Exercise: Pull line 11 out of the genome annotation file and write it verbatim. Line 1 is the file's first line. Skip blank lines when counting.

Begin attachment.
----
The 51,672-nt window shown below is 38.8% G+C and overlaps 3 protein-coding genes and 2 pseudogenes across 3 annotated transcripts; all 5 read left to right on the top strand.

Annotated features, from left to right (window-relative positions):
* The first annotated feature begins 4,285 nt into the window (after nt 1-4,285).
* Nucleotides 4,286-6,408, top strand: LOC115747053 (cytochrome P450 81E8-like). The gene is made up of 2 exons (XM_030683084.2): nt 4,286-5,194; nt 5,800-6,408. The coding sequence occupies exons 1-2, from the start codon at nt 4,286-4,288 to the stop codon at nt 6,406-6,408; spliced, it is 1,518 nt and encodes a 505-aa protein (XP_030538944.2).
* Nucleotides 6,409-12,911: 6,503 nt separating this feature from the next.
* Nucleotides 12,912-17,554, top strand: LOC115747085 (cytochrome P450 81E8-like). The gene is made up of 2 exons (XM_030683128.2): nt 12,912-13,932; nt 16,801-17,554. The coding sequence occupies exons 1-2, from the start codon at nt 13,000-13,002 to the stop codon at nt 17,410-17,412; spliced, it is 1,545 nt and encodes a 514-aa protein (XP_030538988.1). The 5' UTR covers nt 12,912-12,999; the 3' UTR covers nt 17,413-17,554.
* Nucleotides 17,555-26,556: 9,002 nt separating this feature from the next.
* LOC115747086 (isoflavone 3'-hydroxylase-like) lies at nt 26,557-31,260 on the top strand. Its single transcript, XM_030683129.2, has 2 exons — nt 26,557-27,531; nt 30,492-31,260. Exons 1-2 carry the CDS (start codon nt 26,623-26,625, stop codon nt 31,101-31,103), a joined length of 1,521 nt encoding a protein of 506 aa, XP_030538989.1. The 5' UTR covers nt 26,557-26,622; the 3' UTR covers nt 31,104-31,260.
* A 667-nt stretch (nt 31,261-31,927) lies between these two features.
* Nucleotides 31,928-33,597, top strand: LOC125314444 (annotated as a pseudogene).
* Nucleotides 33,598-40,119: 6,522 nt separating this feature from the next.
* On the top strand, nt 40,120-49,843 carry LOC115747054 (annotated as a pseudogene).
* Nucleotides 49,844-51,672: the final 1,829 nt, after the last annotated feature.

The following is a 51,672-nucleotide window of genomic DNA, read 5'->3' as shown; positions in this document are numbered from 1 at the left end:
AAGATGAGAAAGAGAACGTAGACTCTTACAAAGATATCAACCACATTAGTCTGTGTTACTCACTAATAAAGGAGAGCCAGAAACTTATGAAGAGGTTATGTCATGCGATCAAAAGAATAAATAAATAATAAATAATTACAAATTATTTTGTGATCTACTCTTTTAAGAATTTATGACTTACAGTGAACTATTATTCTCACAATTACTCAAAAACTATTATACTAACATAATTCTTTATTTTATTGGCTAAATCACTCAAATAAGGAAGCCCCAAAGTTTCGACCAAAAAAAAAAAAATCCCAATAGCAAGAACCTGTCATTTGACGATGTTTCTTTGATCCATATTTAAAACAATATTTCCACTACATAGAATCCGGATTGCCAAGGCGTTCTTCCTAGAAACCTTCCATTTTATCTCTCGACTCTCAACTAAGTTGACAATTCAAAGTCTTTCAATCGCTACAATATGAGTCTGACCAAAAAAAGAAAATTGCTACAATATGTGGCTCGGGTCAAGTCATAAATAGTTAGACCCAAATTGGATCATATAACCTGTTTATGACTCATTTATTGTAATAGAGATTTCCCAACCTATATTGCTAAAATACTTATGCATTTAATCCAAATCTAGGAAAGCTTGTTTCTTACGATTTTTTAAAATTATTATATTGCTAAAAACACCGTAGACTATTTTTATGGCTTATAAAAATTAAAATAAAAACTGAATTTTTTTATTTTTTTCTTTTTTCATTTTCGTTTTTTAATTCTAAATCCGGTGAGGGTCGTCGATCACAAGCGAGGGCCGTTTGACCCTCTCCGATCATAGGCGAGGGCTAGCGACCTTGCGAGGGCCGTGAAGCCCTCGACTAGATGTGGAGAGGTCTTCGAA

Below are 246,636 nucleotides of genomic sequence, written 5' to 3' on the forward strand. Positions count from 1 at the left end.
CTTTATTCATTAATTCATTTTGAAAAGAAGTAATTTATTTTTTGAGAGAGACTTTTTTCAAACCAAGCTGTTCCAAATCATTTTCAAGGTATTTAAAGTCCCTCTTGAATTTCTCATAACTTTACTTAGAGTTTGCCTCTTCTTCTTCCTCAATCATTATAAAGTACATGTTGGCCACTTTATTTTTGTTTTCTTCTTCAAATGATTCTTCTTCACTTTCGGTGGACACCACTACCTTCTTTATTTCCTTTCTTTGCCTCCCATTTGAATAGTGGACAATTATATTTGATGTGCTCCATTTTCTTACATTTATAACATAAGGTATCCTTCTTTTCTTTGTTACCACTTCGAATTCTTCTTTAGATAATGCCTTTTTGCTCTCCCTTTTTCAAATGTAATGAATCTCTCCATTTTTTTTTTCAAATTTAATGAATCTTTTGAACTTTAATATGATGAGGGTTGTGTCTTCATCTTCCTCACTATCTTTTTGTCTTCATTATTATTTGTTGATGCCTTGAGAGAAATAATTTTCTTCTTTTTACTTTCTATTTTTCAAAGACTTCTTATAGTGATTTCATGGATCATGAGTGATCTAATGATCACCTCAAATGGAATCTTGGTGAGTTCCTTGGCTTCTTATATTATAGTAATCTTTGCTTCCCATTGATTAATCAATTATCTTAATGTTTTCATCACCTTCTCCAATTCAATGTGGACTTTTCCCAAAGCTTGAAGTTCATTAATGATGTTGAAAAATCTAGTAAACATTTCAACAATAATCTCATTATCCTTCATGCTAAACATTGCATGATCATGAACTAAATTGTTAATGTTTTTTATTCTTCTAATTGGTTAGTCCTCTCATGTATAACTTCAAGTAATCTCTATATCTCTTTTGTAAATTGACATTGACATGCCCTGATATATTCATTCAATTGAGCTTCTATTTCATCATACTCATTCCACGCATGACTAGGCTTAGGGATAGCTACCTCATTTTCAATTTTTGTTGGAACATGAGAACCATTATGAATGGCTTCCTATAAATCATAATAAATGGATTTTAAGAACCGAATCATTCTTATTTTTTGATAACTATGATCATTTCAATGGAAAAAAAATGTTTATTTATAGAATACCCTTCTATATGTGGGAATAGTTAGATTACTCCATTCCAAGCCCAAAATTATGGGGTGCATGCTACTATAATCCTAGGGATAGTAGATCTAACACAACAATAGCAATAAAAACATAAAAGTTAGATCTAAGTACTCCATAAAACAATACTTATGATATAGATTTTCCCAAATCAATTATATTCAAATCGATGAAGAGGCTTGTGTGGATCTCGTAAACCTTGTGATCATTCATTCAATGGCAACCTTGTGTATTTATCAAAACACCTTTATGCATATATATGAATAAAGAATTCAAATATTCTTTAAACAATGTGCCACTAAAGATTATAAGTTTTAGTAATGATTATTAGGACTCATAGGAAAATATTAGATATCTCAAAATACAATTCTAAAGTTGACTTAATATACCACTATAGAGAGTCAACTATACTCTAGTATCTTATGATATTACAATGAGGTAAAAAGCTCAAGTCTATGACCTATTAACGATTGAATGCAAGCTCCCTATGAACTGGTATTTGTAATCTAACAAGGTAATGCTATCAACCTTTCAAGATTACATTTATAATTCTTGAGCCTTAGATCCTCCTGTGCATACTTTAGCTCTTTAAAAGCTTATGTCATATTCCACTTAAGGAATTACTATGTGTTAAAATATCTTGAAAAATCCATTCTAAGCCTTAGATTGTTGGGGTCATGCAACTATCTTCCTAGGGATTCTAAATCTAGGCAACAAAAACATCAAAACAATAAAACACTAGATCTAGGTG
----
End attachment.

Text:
* Nucleotides 33,598-40,119: 6,522 nt separating this feature from the next.